Distance: 29 km (18 mi) for a total of 186,2 km (115,7 mi)
Ascent (ca.): 1510 m (4950 ft)
Weather: Mostly wall-to-wall sunshine in the morning, sunny with some clouds later, wind increasing over the day
Knowing that a long day lie ahead of me I made a number of sensible decisions, the first one being to take the first ferry at 8 o’clock in the morning even if this meant missing breakfast in the hotel (I would have stayed in a B&B but they were more expensive). The ferryman correctly assumed that I needed only a single ticket. Some might consider using the ferry as “cheating” but I don’t think so, especially as the ferry is officially part of the SWCP.
It was nice and tranquil walking from Rock to Polzeath where I had an espresso and bought some snacks. Shortly afterwards I made the next decision to cut short across the Pentire Headland. The cliff-walking was easier than yesterday with less wind. Just approaching Port Quin I met another backpacker and of course we chatted a bit. He wanted to reach Padstow which shouldn’t have caused him any problems. He had taken the coastal variant between Port Isaac and Port Quin and confirmed my suspicion that the inland route would be a significant time-saver. So the inland path it was for me. Some parts required bushwhacking through gorse, others were quite lovely.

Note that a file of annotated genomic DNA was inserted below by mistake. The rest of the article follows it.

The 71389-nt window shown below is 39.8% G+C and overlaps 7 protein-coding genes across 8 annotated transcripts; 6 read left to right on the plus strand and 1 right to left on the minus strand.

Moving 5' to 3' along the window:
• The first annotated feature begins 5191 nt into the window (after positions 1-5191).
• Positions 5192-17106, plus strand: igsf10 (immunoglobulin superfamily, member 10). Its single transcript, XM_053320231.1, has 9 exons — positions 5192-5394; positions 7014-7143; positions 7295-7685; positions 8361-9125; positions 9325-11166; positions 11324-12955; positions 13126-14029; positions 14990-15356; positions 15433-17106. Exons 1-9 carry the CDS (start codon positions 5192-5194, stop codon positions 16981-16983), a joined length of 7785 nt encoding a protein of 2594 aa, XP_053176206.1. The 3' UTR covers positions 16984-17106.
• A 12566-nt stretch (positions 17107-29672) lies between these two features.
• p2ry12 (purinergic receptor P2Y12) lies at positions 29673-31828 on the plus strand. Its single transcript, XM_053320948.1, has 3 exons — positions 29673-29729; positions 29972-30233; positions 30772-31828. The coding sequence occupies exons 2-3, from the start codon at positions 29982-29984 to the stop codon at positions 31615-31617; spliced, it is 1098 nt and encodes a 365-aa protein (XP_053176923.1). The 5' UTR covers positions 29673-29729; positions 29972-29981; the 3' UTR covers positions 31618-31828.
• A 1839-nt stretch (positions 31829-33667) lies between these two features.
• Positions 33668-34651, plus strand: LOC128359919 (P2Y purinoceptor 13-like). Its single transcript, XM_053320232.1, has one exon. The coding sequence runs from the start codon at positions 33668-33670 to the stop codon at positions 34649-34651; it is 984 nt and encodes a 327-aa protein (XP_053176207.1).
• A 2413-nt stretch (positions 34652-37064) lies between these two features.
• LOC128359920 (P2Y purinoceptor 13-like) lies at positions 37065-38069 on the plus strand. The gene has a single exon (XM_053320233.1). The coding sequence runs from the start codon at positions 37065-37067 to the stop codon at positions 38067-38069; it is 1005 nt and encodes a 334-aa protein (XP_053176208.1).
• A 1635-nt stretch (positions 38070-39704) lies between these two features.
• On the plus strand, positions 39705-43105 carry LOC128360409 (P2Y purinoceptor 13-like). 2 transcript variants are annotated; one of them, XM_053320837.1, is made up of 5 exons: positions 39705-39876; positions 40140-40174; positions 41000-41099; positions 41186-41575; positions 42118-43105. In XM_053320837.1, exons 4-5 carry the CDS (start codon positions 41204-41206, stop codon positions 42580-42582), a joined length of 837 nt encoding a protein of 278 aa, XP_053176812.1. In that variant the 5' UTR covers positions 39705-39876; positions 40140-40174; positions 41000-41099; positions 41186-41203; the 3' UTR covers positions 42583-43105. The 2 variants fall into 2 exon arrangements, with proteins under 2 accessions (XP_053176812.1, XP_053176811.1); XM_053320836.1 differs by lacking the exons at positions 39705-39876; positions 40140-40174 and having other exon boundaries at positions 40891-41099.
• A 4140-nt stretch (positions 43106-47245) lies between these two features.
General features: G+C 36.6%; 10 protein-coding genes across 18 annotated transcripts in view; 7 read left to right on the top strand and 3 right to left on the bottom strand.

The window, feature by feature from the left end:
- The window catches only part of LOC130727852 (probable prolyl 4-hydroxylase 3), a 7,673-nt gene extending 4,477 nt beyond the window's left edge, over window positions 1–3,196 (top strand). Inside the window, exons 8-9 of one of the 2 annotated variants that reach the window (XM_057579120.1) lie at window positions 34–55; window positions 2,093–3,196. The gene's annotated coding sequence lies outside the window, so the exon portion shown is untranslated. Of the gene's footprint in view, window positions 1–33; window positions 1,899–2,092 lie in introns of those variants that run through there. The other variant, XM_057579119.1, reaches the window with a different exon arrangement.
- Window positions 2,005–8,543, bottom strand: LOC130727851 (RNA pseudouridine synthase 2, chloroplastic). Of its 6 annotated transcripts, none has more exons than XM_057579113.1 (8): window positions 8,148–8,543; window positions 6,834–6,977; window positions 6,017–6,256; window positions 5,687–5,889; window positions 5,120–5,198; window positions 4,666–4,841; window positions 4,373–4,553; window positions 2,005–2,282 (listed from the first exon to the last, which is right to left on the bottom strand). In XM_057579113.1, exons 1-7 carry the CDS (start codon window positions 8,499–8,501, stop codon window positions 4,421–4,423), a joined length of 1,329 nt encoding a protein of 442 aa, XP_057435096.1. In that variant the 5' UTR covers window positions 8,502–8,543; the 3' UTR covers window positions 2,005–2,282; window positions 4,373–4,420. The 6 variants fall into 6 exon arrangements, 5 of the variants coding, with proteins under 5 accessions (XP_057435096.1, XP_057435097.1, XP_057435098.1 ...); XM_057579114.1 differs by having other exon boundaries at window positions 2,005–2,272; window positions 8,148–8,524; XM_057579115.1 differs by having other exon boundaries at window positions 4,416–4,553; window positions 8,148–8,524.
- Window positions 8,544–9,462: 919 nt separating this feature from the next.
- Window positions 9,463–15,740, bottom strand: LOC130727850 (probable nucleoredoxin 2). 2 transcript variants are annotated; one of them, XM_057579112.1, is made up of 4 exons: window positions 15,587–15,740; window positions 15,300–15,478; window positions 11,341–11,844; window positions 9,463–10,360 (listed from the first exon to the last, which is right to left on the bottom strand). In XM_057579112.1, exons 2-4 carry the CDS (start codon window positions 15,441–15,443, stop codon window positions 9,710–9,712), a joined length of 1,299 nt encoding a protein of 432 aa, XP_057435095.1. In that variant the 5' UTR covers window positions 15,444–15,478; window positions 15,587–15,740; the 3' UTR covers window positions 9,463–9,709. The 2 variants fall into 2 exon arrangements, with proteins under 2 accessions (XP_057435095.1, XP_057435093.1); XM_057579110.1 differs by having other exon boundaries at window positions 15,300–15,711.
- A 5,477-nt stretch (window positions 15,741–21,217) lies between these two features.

I don’t know what was going on in Port Isaac, a lot of people wearing vests saying “Security” on the back and somehow everything just looked and felt crowded. This didn’t made me want to explore the town and as I knew what I had to deal with until reaching my destination for the day I quickly left.
I lost a bit track of the number of valleys between Port Isaac and Tintagel, it must have been around ten, all of them either steep or very steep. I concentrated on my steps and managed surprisingly good. I’m still not back to my “hill-legs” as I want them but it’s certainly becoming better. It’s amazing how fast the body adjusts. The night was spent in the youth hostel in Tintagel with some pleasant conversation. I was told that another LEJOGER spent the previous night there, perhaps the same one the farmer in Zennor talked of. So that makes at least four of us: Steve a day ahead of me, Jack a day behind, James on an inland route and me.